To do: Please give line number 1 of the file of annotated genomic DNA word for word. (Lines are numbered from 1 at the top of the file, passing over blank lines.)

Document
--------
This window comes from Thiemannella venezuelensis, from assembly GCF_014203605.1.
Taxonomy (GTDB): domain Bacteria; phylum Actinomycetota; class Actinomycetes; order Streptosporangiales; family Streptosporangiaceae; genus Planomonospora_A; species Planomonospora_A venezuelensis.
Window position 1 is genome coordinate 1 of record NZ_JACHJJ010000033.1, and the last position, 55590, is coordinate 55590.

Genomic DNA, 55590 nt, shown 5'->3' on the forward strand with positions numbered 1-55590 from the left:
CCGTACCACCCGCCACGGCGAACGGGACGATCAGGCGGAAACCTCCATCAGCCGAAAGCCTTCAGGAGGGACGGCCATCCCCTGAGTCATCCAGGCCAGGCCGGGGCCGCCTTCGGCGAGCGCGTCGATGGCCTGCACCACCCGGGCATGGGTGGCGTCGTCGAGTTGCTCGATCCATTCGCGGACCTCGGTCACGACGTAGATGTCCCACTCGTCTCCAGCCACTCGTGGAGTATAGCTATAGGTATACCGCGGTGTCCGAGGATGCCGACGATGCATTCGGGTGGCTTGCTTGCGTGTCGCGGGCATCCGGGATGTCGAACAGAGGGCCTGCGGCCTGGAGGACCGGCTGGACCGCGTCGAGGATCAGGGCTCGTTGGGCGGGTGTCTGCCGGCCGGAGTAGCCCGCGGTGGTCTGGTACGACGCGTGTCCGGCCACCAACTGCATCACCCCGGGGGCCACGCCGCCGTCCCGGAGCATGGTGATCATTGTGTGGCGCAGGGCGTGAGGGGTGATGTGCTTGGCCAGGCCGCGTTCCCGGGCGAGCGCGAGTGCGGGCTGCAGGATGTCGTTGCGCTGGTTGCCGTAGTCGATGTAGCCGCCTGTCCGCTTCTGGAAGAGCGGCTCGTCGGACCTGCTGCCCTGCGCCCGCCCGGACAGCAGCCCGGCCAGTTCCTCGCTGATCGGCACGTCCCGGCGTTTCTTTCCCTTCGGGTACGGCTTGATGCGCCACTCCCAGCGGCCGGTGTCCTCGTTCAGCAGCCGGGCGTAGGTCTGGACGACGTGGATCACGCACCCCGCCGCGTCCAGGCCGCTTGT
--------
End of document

This window comes from Thiemannella venezuelensis, from assembly GCF_014203605.1.